Burpee Peat Pellets

Notice anything? A little lacking in quality control, there’s a pellet missing in the bottom right corner. The kit also includes a clear lid for each tray. The instructions are printed on the wrapper but they do include an identification sheet that you can fill out to track what is planted where.

Burpee Seed Starting Kit contents

And finally, the tray with lid attached:

Burpee Seed Starting Greenhouse Kit assembled

The Seeds

For this comparison I’ve put together a somewhat random assortment of things.

ag-vs-burpee-10
Parsley and Basil
ag-vs-burpee-11
Eggplant and Tomatillo
ag-vs-burpee-12
Sage and Wolfberry

I wanted to get an idea if either of these excelled one particular type of plant, plus I haven’t started any Wolfberries yet so why not give it a try?

The Setup

Setting up the AeroGarden was quite easy. As I mentioned before, it was a matter of adding water, nutrient solution, putting the sponges in the holes, and adding seeds. One modification I did make, half of the holes were covered up and not used. I did this to give a little more space between plants plus it made the total count (36) the same as the Burpee tray. Easy!

AeroGarden set up and ready

The Burpee tray was also easy, just add water and let the pellets expand into the cell. They included a little tool (wooden stick) to mix them up a bit. Here’s the results:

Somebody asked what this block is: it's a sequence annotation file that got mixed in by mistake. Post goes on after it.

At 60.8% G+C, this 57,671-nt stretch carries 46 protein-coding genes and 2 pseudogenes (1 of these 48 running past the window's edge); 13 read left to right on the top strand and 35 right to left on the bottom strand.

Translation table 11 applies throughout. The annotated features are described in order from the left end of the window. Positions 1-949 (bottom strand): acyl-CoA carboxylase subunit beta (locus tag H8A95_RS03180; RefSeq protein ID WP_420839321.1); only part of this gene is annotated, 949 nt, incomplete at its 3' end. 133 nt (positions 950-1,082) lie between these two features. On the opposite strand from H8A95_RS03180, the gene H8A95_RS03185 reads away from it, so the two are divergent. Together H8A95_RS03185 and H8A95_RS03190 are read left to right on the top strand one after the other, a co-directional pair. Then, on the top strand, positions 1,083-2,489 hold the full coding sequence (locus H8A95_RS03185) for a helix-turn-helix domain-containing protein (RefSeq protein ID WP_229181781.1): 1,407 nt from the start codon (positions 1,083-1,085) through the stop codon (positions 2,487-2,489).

Burpee peat expanded

Yes, what you see is a mess. Some expanded a lot, some barely at all. What gives? Here’s a look at some of the size difference of the pellets (I had spares from the other tray):

Burpee peat pellets

That’s a pretty big difference, especially when you compare the expanded results. Lets see if the instructions say anything about this.

Burpee instructions

So, they’ve got themselves covered. Well, good thing I had a whole extra tray of pellets, I guess this 72 cell kit (with 71 pellets) is really around a 55 usable pellet+cell kit. Once I got everything balanced out and pretty level it was pretty easy, just add seeds and water. I’ll be placing this under an LED grow light that is on for 16 hours per day.

ag-vs-burpee-24

Although the kit is sitting on a heating pad the heater is not turned on. It’s plenty warm here in central Florida, no need to add heat now.

The Results

Ha- just kidding. The results will be the next blog post, the comparison is complete but I didn’t want this post to get too long. Here’s my observations so far:

  • The AeroGarden kit is old, not sure if the nutrients are still good
  • The Burpee kit suffers from poor quality control, shouldn’t affect seedling growth

I won’t make you wait a week for the results, look for them in a few days. I’ve got a lot going on here and there just hasn’t been much time to dedicate to the blog. It’s all good stuff, there’s a lot going on with the property but I’ve also got some family things and my day job takes priority. Until next post, keep on planting (seeds)!